– Develop ad-hoc machine learning algorithms (e.g., latent variable decomposition,

deconvolution approaches) for the analysis and interpretation of spatial lipidomic data.

– Use the tools developed to analyze the regional heterogeneity of the mouse brain

lipidome.

– Organize this knowledge into a resource for the community.

– Construct a volumetric 3d model of the brain and register all the data obtained in this

reference frame.

– Integrate the lipid atlas with gene expression brain atlases and build principled models that can predict one data type from the other.

https://www.epfl.ch/labs/lbm/

At least 2 openings are available for the April 15th, 2020 deadline. PhD projects will be available in the following two areas of research:

  1. Biological nanopores for single-molecule sensing

Nanopore sensing is a powerful single-molecule approach currently developed for the precise detection of biomolecules, as for instance in DNA and protein sequencing. Our laboratory is developing this technology exploiting the properties of biological pores. Recently, we showed that aerolysin, a pore-forming toxin, exhibits high sensitivity for single-molecule detection and can be ad hoc engineered for different sensing tasks. The goal of this project is to develop and characterize aerolysin-based nanopores as sensing devices to be applied for genome sequencing, proteomic analysis and disease diagnosis. The project is highly interdisciplinary, includes experimental and computational aspects and interactions with a diverse network of collaborators.  Students with a background in biochemistry, physics, bioengineering and computational sciences are encouraged to apply.

  1. Integrative modeling at the membrane-protein interface

Molecular interfaces are essential for the formation and regulation of all assemblies that sustain life, to define cellular boundaries and intracellular organization, and to mediate communication with the outer environment. Our laboratory has been studying the molecular mechanisms governing the association of proteins to their membrane interfaces in order to understand the functional implications of this interplay. Multiple projects are available that focus on the theoretical and computational investigation of the structural and dynamic properties of membrane protein systems. All of them are addressed in synergy with experimental collaborators to allow for an efficient integration of biochemical and biophysical data. Students with a background in biochemistry, physics, bioengineering and computational sciences are encouraged to apply.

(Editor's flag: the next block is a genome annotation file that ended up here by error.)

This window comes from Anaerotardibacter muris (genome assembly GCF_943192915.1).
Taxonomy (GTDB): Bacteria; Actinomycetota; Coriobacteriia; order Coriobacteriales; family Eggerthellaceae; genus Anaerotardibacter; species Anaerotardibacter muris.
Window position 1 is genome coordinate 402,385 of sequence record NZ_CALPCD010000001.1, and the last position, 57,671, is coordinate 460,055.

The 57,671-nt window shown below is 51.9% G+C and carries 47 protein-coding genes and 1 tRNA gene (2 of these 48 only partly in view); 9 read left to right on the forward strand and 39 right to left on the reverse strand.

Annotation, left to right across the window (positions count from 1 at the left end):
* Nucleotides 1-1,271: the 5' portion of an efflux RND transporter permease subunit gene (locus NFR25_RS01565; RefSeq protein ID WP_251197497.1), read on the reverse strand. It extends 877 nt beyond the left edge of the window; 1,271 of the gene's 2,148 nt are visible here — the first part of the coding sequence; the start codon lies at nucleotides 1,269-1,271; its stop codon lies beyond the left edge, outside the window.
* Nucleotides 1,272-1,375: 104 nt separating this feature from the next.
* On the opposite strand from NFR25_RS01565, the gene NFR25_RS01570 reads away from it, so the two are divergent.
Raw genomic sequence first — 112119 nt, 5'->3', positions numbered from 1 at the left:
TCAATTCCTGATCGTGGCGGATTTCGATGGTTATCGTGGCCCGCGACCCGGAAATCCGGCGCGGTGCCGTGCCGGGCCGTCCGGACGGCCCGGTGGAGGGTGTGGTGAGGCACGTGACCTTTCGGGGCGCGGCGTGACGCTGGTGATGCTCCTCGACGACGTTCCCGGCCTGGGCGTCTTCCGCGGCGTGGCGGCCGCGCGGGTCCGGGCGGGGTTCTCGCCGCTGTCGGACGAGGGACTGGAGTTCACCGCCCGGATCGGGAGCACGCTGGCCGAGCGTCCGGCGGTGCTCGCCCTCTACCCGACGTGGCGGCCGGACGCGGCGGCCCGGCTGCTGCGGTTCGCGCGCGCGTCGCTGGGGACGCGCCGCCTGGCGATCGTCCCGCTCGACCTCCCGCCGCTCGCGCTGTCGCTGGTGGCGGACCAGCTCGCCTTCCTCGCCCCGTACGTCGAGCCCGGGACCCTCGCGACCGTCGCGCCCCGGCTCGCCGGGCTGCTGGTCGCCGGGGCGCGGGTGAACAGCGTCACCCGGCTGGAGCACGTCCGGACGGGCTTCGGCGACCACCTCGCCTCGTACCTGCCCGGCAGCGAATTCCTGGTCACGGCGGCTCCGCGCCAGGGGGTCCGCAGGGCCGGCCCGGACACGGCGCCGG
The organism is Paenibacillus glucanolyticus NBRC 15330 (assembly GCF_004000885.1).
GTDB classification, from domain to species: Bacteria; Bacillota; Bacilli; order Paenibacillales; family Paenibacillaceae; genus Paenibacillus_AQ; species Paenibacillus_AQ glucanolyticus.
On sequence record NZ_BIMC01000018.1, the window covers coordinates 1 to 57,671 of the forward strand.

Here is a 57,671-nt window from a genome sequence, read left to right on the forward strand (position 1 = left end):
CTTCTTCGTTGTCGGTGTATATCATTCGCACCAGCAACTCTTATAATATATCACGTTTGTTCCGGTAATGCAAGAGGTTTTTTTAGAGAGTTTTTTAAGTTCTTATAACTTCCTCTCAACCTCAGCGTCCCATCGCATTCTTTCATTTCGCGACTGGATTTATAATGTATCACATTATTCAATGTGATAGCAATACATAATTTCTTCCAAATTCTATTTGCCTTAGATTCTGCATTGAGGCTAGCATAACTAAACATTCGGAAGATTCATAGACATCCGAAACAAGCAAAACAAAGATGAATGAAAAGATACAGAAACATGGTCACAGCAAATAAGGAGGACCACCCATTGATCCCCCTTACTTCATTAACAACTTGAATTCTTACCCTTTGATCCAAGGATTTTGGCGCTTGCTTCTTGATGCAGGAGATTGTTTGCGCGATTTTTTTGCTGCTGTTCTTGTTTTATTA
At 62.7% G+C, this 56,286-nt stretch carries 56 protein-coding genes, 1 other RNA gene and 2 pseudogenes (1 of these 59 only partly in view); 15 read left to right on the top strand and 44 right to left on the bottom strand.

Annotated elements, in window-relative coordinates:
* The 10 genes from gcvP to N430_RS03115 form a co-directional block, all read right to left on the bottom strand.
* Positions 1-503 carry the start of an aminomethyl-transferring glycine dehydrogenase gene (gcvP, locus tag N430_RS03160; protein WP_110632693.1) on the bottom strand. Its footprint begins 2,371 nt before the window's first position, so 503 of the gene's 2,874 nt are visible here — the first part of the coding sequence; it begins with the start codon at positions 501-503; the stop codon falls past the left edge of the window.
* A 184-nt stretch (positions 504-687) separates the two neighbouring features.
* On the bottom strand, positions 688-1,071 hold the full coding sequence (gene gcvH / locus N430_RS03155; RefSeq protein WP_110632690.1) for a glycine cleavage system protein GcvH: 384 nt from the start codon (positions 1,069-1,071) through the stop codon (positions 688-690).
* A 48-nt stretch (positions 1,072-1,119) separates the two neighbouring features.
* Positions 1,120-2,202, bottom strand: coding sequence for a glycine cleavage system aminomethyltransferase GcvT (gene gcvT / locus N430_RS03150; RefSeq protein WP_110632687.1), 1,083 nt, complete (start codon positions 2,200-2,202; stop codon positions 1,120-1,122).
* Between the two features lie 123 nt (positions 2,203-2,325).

Live cell transcriptomics 2.0

Since first developed in 2009, single cell transcriptomics (scRNA-seq) technologies have rapidly been adopted as essential tools to detangle complex cellular systems during development or disease at unprecedented resolution. However, scRNA-seq requires cells to be lysed during sample processing, preventing us from performing downstream functional assays. In response, we have been developing Live-seq, a live-cell transcriptome profiling approach that relies on fluidic force microscopy (FluidFM, Guillaume-Gentil et al., Cell, 2014) to extract a cytoplasmic sample, coupled to an in-house developed, highly sensitive low-input RNA-seq strategy (Chen et al., submitted). While Live-seq already allows us to profile single cell transcriptomes without cell lysis, the approach still suffers from limited throughput and efficiency. In collaboration with the Fantner lab, we are therefore envisioning a PhD project to transform the current Live-seq 1.0 approach in one that is easily implementable, fast and robust. This interdisciplinary project will involve aspects from mechanical engineering, electrical engineering, nanotechnology, cell biology and transcriptomics, so it is ideally suited for a student interested in the full spectrum of bioengineering. We anticipate that such a technological breakthrough will catalyze a large number of applications across systems, including how cellular heterogeneity is molecularly established, to which extent cell fate or cell response decisions follow deterministic versus stochastic principles, whether cell trajectories are reversible, or what the mechanistic root is of symmetric versus asymmetric cell divisions.